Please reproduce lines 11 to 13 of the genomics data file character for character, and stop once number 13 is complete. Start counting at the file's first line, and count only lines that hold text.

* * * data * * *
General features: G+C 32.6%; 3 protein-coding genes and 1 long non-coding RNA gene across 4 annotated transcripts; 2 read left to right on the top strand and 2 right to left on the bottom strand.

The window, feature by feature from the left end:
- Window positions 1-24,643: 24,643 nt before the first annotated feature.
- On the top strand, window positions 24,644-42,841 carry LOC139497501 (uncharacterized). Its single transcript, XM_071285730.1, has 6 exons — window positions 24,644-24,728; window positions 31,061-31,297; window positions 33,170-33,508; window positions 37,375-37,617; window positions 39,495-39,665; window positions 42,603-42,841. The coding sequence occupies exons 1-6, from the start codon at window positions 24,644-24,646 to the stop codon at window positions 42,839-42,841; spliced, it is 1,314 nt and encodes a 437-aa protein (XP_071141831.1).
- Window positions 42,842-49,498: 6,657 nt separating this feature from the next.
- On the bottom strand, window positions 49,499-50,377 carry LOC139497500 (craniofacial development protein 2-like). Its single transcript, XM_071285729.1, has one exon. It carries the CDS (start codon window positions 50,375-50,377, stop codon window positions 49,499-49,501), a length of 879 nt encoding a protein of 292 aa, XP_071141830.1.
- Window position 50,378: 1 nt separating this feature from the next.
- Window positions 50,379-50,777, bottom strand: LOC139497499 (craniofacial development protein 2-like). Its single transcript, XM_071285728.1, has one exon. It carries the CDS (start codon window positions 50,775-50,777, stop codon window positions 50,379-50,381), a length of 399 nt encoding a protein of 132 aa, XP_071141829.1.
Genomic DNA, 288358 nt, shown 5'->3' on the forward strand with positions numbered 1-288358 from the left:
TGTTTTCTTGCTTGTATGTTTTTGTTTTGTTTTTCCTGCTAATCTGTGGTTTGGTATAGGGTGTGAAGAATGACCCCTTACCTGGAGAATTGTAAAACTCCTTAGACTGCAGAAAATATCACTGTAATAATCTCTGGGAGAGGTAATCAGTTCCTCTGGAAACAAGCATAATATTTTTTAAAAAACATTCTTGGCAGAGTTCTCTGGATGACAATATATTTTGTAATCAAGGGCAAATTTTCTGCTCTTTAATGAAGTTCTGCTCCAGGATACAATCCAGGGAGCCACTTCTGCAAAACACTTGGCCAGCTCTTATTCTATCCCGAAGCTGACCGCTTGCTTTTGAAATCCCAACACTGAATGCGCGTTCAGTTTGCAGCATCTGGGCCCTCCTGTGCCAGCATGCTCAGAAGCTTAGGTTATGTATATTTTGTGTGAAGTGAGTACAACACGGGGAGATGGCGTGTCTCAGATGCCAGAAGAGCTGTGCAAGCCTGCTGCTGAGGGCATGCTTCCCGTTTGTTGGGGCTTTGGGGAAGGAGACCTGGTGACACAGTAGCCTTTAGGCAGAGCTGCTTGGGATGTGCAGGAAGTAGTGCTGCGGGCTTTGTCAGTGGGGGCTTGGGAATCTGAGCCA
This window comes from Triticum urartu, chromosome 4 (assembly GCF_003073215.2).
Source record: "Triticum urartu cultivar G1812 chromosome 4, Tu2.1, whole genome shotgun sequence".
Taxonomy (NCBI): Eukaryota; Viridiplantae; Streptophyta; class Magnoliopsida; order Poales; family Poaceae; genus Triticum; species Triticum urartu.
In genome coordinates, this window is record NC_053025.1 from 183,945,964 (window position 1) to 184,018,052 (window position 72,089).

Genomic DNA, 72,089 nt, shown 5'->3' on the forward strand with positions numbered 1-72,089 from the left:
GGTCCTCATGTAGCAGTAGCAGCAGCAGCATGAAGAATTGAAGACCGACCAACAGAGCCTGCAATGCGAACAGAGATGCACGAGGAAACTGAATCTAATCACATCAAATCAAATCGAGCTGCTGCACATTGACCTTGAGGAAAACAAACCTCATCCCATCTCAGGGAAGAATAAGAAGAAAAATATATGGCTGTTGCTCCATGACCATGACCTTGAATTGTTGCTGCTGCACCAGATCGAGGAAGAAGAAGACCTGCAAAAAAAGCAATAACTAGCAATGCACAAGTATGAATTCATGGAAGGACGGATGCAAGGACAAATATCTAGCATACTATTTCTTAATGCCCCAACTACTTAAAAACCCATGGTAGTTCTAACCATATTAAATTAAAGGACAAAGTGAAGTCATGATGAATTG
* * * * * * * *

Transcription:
This window comes from Triticum urartu, chromosome 4 (assembly GCF_003073215.2).
Source record: "Triticum urartu cultivar G1812 chromosome 4, Tu2.1, whole genome shotgun sequence".
Taxonomy (NCBI): Eukaryota; Viridiplantae; Streptophyta; class Magnoliopsida; order Poales; family Poaceae; genus Triticum; species Triticum urartu.